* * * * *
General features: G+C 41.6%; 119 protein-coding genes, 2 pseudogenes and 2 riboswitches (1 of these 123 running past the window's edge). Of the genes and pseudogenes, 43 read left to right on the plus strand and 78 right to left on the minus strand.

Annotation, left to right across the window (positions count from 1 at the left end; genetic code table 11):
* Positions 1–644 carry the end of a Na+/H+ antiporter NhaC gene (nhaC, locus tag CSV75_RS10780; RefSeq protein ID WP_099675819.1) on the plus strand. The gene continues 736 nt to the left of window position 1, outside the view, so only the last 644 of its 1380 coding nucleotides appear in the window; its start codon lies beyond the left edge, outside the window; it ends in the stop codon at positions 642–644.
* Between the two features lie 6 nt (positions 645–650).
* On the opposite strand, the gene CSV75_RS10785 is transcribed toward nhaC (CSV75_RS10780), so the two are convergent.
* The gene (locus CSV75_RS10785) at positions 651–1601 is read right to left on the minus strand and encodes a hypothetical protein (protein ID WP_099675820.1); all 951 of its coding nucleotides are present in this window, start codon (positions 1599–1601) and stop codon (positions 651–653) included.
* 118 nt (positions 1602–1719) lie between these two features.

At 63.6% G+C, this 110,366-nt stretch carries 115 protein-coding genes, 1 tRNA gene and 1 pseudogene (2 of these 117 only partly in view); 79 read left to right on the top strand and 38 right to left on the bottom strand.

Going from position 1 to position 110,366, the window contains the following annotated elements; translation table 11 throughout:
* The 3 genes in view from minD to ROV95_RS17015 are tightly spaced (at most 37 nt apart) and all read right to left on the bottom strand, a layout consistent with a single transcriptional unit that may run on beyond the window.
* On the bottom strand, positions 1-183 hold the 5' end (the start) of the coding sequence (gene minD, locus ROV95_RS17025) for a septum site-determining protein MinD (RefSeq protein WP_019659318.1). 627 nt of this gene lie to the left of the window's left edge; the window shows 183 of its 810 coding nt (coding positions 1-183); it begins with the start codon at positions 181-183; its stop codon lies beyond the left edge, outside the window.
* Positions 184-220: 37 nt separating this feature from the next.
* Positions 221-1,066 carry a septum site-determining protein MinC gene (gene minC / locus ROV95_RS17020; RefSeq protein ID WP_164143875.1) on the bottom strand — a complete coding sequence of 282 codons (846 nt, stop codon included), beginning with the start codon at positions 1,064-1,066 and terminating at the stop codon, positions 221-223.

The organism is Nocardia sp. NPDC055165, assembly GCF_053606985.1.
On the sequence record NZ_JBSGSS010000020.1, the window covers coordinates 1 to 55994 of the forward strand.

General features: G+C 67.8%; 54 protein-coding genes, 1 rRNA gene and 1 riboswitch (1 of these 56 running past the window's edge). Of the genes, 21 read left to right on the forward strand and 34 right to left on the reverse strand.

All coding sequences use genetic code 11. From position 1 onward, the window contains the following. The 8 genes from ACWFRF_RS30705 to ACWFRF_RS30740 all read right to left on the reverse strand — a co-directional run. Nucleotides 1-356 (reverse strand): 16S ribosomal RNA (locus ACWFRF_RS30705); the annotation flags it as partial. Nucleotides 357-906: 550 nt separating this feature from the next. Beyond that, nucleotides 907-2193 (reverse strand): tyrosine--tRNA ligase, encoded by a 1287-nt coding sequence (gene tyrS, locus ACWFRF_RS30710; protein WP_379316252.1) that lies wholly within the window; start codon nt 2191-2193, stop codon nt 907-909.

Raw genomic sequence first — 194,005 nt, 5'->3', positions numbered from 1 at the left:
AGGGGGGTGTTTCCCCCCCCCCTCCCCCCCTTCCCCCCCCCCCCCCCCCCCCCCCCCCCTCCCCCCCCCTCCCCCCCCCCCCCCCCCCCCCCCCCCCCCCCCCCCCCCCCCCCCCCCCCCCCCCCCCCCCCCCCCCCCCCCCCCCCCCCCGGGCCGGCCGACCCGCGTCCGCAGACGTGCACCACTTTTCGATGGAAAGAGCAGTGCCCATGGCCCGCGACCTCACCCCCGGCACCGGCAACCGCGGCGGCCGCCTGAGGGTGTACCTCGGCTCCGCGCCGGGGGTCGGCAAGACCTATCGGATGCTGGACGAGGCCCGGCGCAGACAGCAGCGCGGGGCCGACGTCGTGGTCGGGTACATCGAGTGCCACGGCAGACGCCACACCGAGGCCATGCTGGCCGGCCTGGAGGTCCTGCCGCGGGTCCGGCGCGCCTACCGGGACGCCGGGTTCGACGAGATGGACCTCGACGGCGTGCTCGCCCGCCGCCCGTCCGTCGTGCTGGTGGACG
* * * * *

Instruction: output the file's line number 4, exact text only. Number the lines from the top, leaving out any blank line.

* Between the two features lie 6 nt (positions 645–650).